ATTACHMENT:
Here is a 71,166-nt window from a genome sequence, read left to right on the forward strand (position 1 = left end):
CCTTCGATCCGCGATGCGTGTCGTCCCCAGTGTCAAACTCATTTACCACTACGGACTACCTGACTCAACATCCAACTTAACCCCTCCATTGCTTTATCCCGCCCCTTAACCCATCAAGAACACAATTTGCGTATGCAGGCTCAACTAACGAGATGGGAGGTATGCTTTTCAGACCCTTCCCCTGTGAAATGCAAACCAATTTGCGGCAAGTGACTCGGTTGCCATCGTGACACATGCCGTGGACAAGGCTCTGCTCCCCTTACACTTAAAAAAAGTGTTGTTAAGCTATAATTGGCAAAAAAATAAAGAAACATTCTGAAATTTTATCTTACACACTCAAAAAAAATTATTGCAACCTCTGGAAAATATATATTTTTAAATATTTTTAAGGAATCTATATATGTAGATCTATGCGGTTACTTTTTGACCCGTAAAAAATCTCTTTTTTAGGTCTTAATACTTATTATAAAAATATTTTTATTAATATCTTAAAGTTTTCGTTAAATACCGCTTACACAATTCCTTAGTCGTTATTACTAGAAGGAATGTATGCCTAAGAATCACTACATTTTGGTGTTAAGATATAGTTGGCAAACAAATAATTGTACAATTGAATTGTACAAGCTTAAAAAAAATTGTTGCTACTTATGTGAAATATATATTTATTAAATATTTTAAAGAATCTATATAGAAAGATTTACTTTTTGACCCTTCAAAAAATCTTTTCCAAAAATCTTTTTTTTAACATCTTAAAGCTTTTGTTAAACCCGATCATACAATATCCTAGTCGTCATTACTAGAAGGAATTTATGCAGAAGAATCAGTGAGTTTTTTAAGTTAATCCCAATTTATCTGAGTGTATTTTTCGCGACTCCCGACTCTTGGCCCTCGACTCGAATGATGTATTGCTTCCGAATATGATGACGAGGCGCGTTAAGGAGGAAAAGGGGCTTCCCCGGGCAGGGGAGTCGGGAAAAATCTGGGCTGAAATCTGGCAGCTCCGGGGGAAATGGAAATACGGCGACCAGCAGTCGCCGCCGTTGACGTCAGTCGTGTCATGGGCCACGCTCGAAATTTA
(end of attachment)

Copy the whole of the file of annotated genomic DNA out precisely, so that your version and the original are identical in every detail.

Here is a 71,166-nt window from a genome sequence, read left to right on the forward strand (position 1 = left end):
CCTTCGATCCGCGATGCGTGTCGTCCCCAGTGTCAAACTCATTTACCACTACGGACTACCTGACTCAACATCCAACTTAACCCCTCCATTGCTTTATCCCGCCCCTTAACCCATCAAGAACACAATTTGCGTATGCAGGCTCAACTAACGAGATGGGAGGTATGCTTTTCAGACCCTTCCCCTGTGAAATGCAAACCAATTTGCGGCAAGTGACTCGGTTGCCATCGTGACACATGCCGTGGACAAGGCTCTGCTCCCCTTACACTTAAAAAAAGTGTTGTTAAGCTATAATTGGCAAAAAAATAAAGAAACATTCTGAAATTTTATCTTACACACTCAAAAAAAATTATTGCAACCTCTGGAAAATATATATTTTTAAATATTTTTAAGGAATCTATATATGTAGATCTATGCGGTTACTTTTTGACCCGTAAAAAATCTCTTTTTTAGGTCTTAATACTTATTATAAAAATATTTTTATTAATATCTTAAAGTTTTCGTTAAATACCGCTTACACAATTCCTTAGTCGTTATTACTAGAAGGAATGTATGCCTAAGAATCACTACATTTTGGTGTTAAGATATAGTTGGCAAACAAATAATTGTACAATTGAATTGTACAAGCTTAAAAAAAATTGTTGCTACTTATGTGAAATATATATTTATTAAATATTTTAAAGAATCTATATAGAAAGATTTACTTTTTGACCCTTCAAAAAATCTTTTCCAAAAATCTTTTTTTTAACATCTTAAAGCTTTTGTTAAACCCGATCATACAATATCCTAGTCGTCATTACTAGAAGGAATTTATGCAGAAGAATCAGTGAGTTTTTTAAGTTAATCCCAATTTATCTGAGTGTATTTTTCGCGACTCCCGACTCTTGGCCCTCGACTCGAATGATGTATTGCTTCCGAATATGATGACGAGGCGCGTTAAGGAGGAAAAGGGGCTTCCCCGGGCAGGGGAGTCGGGAAAAATCTGGGCTGAAATCTGGCAGCTCCGGGGGAAATGGAAATACGGCGACCAGCAGTCGCCGCCGTTGACGTCAGTCGTGTCATGGGCCACGCTCGAAATTTA